LONDON — The work of Enid Blyton, one of Britain’s most cherished children’s authors whose books are among the most translated in the world, has been condemned as racist and xenophobic by a cultural foundation in the latest episode of Britain’s divisive culture wars.

The charity English Heritage, which brings the nation’s history to life with a plan that sees blue plaques installed on buildings that were once lived or worked in by famous individuals, updated the information associated with Blyton’s iconic plaque, which is positioned on the front of the house she lived in between 1920-1924.

“Blyton’s work has been criticised during her lifetime and after for its racism, xenophobia and lack of literary merit,” the website reads, citing a 1996 report from the Guardian that explores Blyton’s book “The Little Black Doll,” which sees the character of Sambo only being accepted once its “ugly black face” is washed “clean” by the rain.

English Heritage said Thursday that their website serves to provide readers with a “full picture” of those commemorated with a blue plaque, adding it would also seek to address “any uncomfortable aspects” of one’s life.

Among those commemorated with the ceramic blue plaques are the country’s historians, athletes, novelists and campaigners.

Born in London in 1897, Blyton was one of the most prolific children’s authors ever, penning an estimated 700 books. Her most famous series include The Famous Five and The Secret Seven and feature children getting into all sorts of adventures, exploring faraway places and solving mysteries.

For many years she was almost alone in producing British child adventure books, comparable to the Nancy Drew and the Hardy Boys stories beloved by young readers across the Atlantic, though even more prominent.

To many, she created countless classics — although allegations that her past work was problematic have been around for decades.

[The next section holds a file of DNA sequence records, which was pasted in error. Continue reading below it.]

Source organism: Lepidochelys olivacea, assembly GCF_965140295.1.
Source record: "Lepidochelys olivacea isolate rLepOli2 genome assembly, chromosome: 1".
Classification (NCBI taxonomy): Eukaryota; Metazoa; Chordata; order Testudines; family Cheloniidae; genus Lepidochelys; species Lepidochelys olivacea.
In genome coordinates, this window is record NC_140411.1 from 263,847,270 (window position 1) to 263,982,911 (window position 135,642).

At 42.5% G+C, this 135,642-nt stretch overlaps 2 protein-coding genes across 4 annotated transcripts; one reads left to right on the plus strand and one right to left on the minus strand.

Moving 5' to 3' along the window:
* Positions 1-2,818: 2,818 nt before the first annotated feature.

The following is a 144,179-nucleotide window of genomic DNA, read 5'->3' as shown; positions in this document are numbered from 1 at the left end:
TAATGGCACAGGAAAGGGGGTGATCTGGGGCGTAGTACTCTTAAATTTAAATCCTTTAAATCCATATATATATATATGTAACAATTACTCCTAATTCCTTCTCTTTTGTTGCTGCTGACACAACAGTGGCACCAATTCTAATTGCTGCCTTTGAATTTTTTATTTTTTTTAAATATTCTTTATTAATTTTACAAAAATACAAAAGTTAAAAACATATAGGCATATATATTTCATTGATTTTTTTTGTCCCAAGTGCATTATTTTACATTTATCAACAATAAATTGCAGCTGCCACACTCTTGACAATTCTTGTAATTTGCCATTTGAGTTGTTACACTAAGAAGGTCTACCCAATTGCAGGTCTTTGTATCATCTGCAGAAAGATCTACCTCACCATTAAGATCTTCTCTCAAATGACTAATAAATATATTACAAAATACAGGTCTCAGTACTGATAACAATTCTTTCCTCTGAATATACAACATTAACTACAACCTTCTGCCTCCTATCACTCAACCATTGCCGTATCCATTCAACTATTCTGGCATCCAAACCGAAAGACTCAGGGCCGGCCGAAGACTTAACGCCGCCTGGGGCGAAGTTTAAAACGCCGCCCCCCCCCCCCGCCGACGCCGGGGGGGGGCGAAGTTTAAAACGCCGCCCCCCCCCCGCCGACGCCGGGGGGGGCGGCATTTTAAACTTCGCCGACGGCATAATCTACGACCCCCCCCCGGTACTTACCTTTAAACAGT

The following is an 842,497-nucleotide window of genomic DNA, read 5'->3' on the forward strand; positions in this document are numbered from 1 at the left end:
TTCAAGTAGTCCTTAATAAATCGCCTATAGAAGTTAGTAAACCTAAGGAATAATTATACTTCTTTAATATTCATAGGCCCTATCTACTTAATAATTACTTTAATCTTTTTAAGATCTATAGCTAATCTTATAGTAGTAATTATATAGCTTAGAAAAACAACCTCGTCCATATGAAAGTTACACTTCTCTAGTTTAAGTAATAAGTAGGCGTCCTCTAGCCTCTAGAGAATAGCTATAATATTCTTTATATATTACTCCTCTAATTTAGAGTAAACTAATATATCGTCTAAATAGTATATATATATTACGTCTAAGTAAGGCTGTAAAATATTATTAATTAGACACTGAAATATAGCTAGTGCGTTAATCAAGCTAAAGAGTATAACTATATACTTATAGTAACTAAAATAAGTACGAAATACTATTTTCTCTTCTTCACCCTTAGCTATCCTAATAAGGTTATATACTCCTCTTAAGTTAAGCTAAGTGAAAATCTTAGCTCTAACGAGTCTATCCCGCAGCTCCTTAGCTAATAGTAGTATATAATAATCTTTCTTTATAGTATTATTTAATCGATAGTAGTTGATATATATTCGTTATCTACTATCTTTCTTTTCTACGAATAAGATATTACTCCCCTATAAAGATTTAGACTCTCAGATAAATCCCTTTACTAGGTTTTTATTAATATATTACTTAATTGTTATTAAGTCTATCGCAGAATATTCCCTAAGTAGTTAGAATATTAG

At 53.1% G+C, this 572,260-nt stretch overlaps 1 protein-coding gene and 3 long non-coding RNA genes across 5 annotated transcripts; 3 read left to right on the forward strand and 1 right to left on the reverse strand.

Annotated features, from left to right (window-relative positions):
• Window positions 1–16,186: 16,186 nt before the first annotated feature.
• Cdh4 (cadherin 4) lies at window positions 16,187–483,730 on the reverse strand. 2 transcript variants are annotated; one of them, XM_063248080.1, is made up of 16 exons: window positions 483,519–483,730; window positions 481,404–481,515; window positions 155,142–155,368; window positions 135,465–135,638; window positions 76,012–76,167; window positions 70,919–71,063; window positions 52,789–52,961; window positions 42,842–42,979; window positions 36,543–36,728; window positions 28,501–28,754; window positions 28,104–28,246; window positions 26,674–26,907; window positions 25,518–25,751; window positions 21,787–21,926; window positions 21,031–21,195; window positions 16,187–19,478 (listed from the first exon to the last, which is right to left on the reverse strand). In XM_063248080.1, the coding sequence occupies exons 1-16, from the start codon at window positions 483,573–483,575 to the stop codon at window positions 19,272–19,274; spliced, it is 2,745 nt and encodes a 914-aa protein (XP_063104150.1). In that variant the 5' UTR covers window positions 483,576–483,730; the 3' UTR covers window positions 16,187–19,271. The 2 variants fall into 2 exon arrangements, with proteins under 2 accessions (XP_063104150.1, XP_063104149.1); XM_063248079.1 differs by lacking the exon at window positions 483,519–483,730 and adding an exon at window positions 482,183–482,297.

Blyton’s name swiftly became one of Britain’s top Twitter trends on Thursday as many weighed in on the decision to label her work as offensive. To some it was an important issue worth exploring, to others it was the latest installment of a cancel culture series which was becoming tiresome.

With the advent of the Black Lives Matter movement, there has been an increased impetus to reexamine problematic aspects of Britain’s culture and history, which has in turn provoked a backlash that claims radical liberals are seeking to “cancel” emblematic aspects of the nation.

Following the string of protests across the country last summer, British Heritage announced it would be reviewing its collection of almost 1,000 blue plaques, as local governments and officials began working to address controversial statues and street names.

On social media, many swooped to defend the author, arguing her work was a product of the time it was created, noting that society has changed greatly since it was written.

Blyton’s official website says her books are “at the heart of every childhood,” a sentiment many fans echoed as they took to social media to defend those trying to devalue her work.

“I refuse to accept any criticism of Enid Blyton. I refuse to cancel how my childhood was shaped, with thrilling adventures, mysteries,” wrote author Aseem Chhabra, adding, “I cannot forget the way these books fired my imagination, gave me so much joy.”

Britain’s tabloids also picked up on the widespread controversy.

“Now Enid Blyton is canceled,” roared the conservative Daily Mail on Thursday, alongside various images of Blyton’s most recognized characters, including Noddy, the little wooden toy known for his red and yellow car.

“NODDY GOES TO WOKETOWN,” the publication wrote.

In a statement shared to Twitter on Thursday, English Heritage said it had “no plans whatsoever to remove” any plaques and noted the author’s books remain “loved by many.”

In 2019, plans for the author to be honored with a commemorative coin by the Royal Mint were blocked due to concerns that the author was homophobic, sexist and racist.

At the time, British media reported that those behind the plans had expressed concern there would be backlash over the 50 pence coin which was being designed to commemorate 50 years since her death.

Read more: